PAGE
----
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June 12, 2016 A (Quick) Defense of Class Actions

In response to an advertisement I ran on Facebook seeking Plaintiffs for a potential class action, an individual wrote a comment parroting the typical line of attacks on class actions: “You’ll get pennies, and the lawyers will get rich.”

I completely understand why this is the perception, but I also think it is important to clarify and explain the class action mechanism, and why lawyers often receive quite a bit of money relative to an individual class member. I think this is important to clarify because, when you think about it, the class action mechanic is one of the last and most valuable tools consumers have to fight back against corporate abuses.

With that said, what follows is my (slightly edited) explanation on Facebook.

Take a hypothetical case where Company A breaks the law with respect to 1 million people, causing $100 in damages to each person.

Each person can choose to sue on their own for $100. But who would do that? Would you sue over $100? As Judge Posner once said, “Only a lunatic or a fanatic sues for $30.” The same logic arguably applies at $100, or $500, or even $1000.

This is because most lawyers will not take a case on contingency (i.e. a percentage of what you win) at such a low amount, and it would make no sense for you to pay a lawyer out of pocket for such a small amount either. With hourly rates for many attorneys closing in on $1,000, you’d end up paying out more than you lost. Most of us cannot afford to spend thousands to pursue a case on principle.

Even if you could do it pro se (i.e. on your own), your time is probably more valuable than that $100. So if individual suits were the only options, most people would never sue, would recover nothing, and the company would not be held accountable, even for their $100m in wrongdoing.

This is where the class action mechanic comes in. $100 might not be much to sue over, but if you can aggregate the claims, $100m certainly is. That’s what a class action allows you to do.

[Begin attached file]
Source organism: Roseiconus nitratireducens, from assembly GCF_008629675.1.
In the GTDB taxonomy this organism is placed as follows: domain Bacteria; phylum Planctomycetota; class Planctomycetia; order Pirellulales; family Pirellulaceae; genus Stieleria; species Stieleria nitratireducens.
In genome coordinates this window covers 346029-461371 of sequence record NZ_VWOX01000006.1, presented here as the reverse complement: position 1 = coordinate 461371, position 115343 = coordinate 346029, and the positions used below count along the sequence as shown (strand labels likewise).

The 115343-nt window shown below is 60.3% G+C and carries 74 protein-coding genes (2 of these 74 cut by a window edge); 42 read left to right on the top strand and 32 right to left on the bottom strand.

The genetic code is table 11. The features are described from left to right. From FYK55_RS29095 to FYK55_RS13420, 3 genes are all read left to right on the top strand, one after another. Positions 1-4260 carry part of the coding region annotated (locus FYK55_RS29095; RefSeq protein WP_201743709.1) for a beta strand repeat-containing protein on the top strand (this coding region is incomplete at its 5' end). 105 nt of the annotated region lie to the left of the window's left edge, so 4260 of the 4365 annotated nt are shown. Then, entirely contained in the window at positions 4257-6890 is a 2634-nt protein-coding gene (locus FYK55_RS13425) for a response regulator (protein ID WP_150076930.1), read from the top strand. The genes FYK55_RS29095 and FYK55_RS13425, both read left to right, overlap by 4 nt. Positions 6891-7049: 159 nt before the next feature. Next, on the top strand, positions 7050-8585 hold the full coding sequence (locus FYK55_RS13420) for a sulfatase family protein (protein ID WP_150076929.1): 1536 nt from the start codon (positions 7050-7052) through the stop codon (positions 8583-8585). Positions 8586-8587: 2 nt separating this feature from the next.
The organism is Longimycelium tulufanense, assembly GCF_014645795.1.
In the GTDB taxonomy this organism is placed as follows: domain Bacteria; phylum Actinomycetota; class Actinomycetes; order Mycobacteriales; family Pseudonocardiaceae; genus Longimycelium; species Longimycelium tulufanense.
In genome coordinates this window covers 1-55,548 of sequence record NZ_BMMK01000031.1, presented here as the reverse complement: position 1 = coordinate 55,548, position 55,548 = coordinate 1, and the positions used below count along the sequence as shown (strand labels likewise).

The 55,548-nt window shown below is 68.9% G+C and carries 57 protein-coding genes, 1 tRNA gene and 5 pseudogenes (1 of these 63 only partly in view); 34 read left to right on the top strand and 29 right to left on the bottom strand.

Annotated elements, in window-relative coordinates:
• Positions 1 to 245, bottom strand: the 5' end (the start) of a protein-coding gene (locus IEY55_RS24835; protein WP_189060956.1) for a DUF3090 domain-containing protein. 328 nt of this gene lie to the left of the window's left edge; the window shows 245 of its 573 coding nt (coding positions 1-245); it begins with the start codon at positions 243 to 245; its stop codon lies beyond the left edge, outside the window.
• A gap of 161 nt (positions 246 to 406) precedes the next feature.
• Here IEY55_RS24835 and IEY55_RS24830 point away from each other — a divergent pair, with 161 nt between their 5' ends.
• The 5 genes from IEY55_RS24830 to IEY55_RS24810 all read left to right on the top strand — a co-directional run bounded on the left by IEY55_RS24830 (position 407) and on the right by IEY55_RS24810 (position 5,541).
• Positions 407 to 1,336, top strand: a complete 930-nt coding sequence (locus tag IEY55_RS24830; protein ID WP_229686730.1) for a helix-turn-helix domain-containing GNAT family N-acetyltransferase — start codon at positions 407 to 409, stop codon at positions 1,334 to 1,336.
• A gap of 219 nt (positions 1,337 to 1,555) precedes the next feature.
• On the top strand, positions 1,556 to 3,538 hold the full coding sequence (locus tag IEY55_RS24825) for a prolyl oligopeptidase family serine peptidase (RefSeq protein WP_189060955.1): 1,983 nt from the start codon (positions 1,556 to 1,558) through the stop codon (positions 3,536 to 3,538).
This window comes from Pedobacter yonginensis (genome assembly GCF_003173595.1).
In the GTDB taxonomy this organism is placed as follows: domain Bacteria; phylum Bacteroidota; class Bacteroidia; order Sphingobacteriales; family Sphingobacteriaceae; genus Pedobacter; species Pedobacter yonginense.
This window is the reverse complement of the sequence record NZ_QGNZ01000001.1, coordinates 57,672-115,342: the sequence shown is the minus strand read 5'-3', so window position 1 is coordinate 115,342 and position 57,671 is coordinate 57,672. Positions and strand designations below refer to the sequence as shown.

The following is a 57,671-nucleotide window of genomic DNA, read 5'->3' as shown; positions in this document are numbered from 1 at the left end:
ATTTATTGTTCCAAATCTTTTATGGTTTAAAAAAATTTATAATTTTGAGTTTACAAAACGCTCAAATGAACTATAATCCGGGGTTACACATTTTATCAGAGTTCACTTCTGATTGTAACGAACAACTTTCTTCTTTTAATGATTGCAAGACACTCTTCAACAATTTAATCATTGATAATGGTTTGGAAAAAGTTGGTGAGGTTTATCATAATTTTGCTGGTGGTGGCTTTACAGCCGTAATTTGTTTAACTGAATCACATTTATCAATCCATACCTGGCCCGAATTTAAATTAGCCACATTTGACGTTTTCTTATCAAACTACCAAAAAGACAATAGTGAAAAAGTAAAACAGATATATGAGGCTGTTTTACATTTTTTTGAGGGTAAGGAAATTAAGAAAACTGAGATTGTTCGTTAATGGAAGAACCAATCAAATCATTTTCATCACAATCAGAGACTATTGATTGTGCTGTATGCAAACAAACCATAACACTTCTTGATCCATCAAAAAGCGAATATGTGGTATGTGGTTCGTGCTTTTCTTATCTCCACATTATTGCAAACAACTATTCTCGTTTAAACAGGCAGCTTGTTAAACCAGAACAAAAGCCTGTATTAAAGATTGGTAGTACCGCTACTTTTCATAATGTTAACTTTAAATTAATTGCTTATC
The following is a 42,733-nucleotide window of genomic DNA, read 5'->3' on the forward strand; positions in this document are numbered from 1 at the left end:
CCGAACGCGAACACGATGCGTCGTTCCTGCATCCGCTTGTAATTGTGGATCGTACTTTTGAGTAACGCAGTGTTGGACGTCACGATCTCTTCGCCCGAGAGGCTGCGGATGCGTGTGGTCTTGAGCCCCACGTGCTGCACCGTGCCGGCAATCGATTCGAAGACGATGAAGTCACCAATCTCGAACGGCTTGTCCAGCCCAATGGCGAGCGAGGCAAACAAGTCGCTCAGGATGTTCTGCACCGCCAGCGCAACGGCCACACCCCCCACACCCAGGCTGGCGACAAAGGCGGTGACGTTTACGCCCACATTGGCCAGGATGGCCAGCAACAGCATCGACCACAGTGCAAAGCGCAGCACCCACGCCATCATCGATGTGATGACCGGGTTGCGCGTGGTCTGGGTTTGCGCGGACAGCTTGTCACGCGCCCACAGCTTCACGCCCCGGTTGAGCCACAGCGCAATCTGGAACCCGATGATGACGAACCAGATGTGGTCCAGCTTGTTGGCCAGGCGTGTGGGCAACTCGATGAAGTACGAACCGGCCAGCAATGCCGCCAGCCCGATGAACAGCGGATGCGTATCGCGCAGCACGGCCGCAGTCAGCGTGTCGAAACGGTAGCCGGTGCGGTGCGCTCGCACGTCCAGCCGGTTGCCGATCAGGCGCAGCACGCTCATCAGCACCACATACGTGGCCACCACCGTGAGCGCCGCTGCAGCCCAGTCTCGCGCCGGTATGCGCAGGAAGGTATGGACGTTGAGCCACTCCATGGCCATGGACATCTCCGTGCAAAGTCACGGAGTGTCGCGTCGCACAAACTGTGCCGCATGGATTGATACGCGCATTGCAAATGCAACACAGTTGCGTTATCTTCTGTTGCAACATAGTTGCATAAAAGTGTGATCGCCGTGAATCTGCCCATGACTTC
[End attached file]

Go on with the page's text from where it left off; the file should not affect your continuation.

Let’s say that happens. Someone starts a class action. Most of them settle. It won’t settle for $100m because why settle for maximum damages? That’s not a settlement – a settlement requires compromise. Defendant needs to weigh the risk of being faced with a $100m judgment, and plaintiffs need to consider ending up with $0. Let’s say it settles for $50m. The lawyers might get $10m. Cut out the costs of notifying class members of the settlement, and you’re down to $35m or so for the 1 million class members. Each class member gets $35.

This is where the discussion really begins. Why should the lawyers get $10m and each class member get $35? But when you compare this way, you’re comparing what lawyers received for representing 1 million people with what only one of those people received. It’s not the appropriate comparison.

Instead, it is more appropriate to look at one of two different measurements.

First, how much did the lawyers receive relative to the value they got for the class as a whole? Here the lawyers received $10m and the class got $35m. Much more reasonable.

Second, and what I prefer, is that the lawyers got paid $10m for representing 1m people. Each person paid $10 for a lawyer. Not only is that the best bargain you’ll ever find when hiring a lawyer, but in this scenario, each class member tripled their money.

This is a long winded way of saying that while the class action mechanic isn’t perfect, and some lawyers certainly do abuse it, this narrative that it’s just about lawyers is part of the big corporation spin to try and gut consumer protections. Class actions are one of the most valuable tools consumers have to fight back against abuse by corporations.

This is why arbitration clauses with class action waivers are so dangerous. Many companies are now putting arbitration clauses and class action waivers (i.e. you cannot sue in court and you cannot sue as part of a class action) in their terms and conditions, and, due to recent Supreme Court opinions, courts are enforcing these terms. In the above example, this means that if you and 999,999 were defrauded out of $100, you could not aggregate those claims. You would have to sue alone over your $100. As explained, this just won’t happen.

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